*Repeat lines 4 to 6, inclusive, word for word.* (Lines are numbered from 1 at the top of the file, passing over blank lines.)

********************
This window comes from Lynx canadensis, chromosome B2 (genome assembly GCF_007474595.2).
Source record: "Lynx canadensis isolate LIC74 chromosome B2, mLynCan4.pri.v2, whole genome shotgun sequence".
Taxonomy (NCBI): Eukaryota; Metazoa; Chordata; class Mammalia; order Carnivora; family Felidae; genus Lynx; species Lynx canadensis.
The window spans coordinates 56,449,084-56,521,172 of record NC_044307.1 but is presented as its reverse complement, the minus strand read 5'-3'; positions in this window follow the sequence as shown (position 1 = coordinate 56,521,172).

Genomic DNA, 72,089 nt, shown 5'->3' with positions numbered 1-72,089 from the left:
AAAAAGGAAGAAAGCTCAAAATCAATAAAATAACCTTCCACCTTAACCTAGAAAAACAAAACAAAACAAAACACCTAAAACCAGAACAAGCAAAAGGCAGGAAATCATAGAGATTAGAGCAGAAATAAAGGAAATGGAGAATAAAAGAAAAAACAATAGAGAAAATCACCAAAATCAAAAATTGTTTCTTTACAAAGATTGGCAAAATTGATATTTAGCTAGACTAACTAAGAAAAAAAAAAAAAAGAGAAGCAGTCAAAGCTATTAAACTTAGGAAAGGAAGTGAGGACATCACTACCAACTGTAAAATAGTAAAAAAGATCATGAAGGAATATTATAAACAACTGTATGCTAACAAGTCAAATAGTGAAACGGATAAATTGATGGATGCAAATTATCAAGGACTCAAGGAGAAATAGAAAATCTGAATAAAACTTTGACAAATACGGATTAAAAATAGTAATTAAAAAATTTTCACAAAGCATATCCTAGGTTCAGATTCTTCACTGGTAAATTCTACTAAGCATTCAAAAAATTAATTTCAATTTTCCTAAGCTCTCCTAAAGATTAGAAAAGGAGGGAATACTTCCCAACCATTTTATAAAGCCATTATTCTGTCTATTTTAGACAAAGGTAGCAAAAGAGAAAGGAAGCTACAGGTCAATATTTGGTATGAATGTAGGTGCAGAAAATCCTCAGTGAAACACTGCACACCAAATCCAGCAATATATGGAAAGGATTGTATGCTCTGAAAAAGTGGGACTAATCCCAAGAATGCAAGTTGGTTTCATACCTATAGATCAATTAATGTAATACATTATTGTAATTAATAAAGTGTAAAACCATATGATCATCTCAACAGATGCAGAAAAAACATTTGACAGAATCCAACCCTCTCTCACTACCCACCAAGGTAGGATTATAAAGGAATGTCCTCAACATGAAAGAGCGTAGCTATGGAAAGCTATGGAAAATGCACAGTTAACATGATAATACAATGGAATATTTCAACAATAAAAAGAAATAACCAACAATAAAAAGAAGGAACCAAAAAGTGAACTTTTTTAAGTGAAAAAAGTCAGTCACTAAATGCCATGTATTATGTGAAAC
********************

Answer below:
The window spans coordinates 56,449,084-56,521,172 of record NC_044307.1 but is presented as its reverse complement, the minus strand read 5'-3'; positions in this window follow the sequence as shown (position 1 = coordinate 56,521,172).

Genomic DNA, 72,089 nt, shown 5'->3' with positions numbered 1-72,089 from the left:
AAAAAGGAAGAAAGCTCAAAATCAATAAAATAACCTTCCACCTTAACCTAGAAAAACAAAACAAAACAAAACACCTAAAACCAGAACAAGCAAAAGGCAGGAAATCATAGAGATTAGAGCAGAAATAAAGGAAATGGAGAATAAAAGAAAAAACAATAGAGAAAATCACCAAAATCAAAAATTGTTTCTTTACAAAGATTGGCAAAATTGATATTTAGCTAGACTAACTAAGAAAAAAAAAAAAAAGAGAAGCAGTCAAAGCTATTAAACTTAGGAAAGGAAGTGAGGACATCACTACCAACTGTAAAATAGTAAAAAAGATCATGAAGGAATATTATAAACAACTGTATGCTAACAAGTCAAATAGTGAAACGGATAAATTGATGGATGCAAATTATCAAGGACTCAAGGAGAAATAGAAAATCTGAATAAAACTTTGACAAATACGGATTAAAAATAGTAATTAAAAAATTTTCACAAAGCATATCCTAGGTTCAGATTCTTCACTGGTAAATTCTACTAAGCATTCAAAAAATTAATTTCAATTTTCCTAAGCTCTCCTAAAGATTAGAAAAGGAGGGAATACTTCCCAACCATTTTATAAAGCCATTATTCTGTCTATTTTAGACAAAGGTAGCAAAAGAGAAAGGAAGCTACAGGTCAATATTTGGTATGAATGTAGGTGCAGAAAATCCTCAGTGAAACACTGCACACCAAATCCAGCAATATATGGAAAGGATTGTATGCTCTGAAAAAGTGGGACTAATCCCAAGAATGCAAGTTGGTTTCATACCTATAGATCAATTAATGTAATACATTATTGTAATTAATAAAGTGTAAAACCATATGATCATCTCAACAGATGCAGAAAAAACATTTGACAGAATCCAACCCTCTCTCACTACCCACCAAGGTAGGATTATAAAGGAATGTCCTCAACATGAAAGAGCGTAGCTATGGAAAGCTATGGAAAATGCACAGTTAACATGATAATACAATGGAATATTTCAACAATAAAAAGAAATAACCAACAATAAAAAGAAGGAACCAAAAAGTGAACTTTTTTAAGTGAAAAAAGTCAGTCACTAAATGCCATGTATTATGTGAAAC